• Hiking: There are a lot of trek trails that you should try to appreciate the glory of Colombia’s landscapes and terrains. The most famous hikes are the Ciudad Perdida trek (to reach the lost city of Tairona), Cocora Valley trek, Cueva del Esplendor trek, and El Pulpito Diablo trek. You can also trek the lush Amazon rainforests and meet its lively wildlife and vegetation.
  • Boat touring: A laid-back trip via boat over the crystalline waters will surely kick away all your work stress and worries. One of the best spots for boat touring is the Rosario Islands, which is adjacent to the vibrant city of Cartagena.
  • Surfing: The waves of the Pacific coast attract a lot of thrill-seeking surfers visiting Colombia. Never miss the chance to play with the waves as you explore the coast’s stunning beaches under warm weather.
  • Diving: A lot of diving sites await when you visit Colombia. For instance, the island of Providencia, located in the Caribbean Sea, has over 40 diving sites where you can spot sunken pirate ships and sharks. Note that some areas may require advanced open-water certification to dive.
  • Mountain biking: For extra adventurous, biking around the rocky terrain of Medellin will surely get your blood flowing. You’ll enjoy its hills with biking trails crossing around natural jumps and rapid-speed downhills.

Always adhere to the safety guidelines and instructions provided by the professionals or staff in the area. If you’re hiking, avoid deviating and walking alone. Wear goggles, rashguards, life jackets, or lifebuoys for water adventures.

You must also respect Colombia’s fauna and flora when exploring its jungles. Keep your distance, maintain a low voice, and don’t disturb their habitat.

15. Capture the Moment

With its charming cities and breathtaking landscapes, Colombia is a perfect place to shoot beautiful photographs of architecture, nature, and urban life.

A DSLR remains the most handy and reliable travel camera for a Colombian trip. It can handle fast-moving objects (good for capturing waves, wildlife, and vehicles) and low-light subjects (great for nighttime exploration). The only caveat with it is that it's pretty bulky and heavy.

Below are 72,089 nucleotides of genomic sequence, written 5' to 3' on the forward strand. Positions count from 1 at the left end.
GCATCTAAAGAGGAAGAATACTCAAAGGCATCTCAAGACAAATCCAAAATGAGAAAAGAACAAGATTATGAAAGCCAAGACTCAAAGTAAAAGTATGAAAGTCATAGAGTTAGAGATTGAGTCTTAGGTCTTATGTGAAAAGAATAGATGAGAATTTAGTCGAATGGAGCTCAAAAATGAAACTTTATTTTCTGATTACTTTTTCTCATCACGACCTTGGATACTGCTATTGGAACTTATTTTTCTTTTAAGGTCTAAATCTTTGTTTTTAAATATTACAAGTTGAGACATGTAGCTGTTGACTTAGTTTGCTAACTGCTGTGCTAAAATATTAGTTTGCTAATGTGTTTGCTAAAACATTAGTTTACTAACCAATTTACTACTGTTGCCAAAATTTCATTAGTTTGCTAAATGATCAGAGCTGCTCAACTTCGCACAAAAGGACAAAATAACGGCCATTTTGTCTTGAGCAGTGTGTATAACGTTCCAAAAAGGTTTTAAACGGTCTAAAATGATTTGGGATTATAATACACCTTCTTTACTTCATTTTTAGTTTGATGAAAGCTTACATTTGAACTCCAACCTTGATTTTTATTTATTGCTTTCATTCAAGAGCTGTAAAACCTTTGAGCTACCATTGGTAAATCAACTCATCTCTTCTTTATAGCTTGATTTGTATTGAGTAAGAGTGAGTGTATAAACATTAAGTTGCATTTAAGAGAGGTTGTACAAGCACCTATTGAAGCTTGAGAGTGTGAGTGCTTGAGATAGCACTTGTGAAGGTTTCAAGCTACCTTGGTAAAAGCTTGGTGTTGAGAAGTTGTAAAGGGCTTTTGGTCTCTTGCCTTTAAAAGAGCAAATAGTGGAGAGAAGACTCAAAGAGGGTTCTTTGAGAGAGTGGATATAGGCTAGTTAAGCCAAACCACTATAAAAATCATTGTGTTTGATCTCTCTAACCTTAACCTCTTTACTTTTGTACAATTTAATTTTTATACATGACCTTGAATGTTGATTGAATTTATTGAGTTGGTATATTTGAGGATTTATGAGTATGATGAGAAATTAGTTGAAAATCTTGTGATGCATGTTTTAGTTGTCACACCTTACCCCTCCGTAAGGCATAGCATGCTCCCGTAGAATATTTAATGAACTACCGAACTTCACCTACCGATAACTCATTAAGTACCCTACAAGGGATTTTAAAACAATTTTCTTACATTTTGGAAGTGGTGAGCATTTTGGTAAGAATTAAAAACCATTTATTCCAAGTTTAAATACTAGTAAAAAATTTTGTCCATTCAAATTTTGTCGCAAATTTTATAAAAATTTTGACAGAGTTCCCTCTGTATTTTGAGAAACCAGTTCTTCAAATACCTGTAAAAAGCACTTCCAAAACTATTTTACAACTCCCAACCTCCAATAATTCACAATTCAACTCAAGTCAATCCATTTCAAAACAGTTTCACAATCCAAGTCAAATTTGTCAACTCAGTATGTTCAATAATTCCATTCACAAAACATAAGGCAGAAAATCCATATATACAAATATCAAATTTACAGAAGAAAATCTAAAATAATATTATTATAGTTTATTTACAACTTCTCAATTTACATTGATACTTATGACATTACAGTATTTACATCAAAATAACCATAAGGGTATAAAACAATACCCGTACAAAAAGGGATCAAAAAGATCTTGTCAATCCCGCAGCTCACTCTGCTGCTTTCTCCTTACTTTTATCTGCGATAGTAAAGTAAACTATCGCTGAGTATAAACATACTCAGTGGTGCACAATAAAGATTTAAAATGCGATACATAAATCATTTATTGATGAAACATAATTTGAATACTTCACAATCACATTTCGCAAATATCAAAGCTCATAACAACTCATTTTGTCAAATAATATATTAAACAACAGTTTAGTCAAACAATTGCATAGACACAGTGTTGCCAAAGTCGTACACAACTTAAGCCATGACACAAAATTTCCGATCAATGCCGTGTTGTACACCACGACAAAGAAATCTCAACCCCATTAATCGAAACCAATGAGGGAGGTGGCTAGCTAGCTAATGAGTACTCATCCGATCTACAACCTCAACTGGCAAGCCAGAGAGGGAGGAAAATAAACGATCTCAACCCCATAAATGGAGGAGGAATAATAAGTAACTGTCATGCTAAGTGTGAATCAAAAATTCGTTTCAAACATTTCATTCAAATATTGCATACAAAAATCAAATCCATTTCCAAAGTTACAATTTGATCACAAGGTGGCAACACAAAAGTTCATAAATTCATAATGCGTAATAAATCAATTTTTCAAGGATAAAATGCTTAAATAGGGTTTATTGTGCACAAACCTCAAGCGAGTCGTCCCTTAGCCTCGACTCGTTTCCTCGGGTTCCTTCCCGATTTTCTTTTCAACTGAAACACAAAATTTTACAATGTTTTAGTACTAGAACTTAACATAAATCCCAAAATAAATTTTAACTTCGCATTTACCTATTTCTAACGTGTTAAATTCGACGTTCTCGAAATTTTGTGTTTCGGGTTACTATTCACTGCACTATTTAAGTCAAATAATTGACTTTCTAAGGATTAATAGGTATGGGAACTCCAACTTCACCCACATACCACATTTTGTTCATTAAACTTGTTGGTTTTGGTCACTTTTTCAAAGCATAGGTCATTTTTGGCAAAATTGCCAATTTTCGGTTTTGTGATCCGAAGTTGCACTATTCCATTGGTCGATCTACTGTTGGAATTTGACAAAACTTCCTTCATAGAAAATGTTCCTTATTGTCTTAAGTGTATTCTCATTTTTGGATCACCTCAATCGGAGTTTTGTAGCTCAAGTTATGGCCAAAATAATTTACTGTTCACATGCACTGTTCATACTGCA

You can, of course, use your smartphone to capture photos. But you must do some tricks to make it a good travel camera. For instance, you can set the photo file type from RAW to JPG (for higher resolution), capture the image using the volume button, use panoramic mode, or capture using a wide-angle lens.

16. Protect Against the Sun

As a high-altitude country near the equator, sun rays are intense in some parts of Colombia (especially on beaches and coasts). Thus, a high-quality, strong sunscreen (at least 50 SPF) is necessary for every traveler who wishes to explore Colombian streets and nature.

17. Embrace the Colombian Lifestyle

Most importantly, immerse yourself in the colorful and delightful Colombian lifestyle. And when I say immerse, I mean to experience both its good and bad sides with an open mind.

While it’s a marvelous country, it also has drawbacks, like subpar public transportation and some opportunistic locals. But don’t let these get under your skin; smile and look at it in a positive light with its stunning nature, rich history, and alluring culture.

Make the Most of Colombia

With its low cost of living, gorgeous natural marvels, and enchanting culture, Colombia will undoubtedly entice you to return for more. Stick to my Colombia travel tips for an eventful journey and get travel insurance from Nomad Insurance to safeguard against unforeseen events and fully enjoy your trip.

People Also Ask Questions

What I wish I knew before traveling to Colombia?

Before traveling to Colombia, you must know its culture, government, laws, currency, festivals, and traditions. Searching for good co-working spaces around the cities is also essential to continue working remotely productively.

What do you need before traveling to Colombia?

As a remote worker, you need a digital nomad visa to stay in Columbia for up to two years.

What are some things tourists should be careful about in Colombia?

Tourists should be careful when walking around the streets or riding public transportation because of petty thefts or pickpockets.

Do I need malaria pills for Colombia?

The Center for Disease Control and Prevention recommends taking prescription medicine to avoid malaria, although there’s only a low risk of the disease in the country.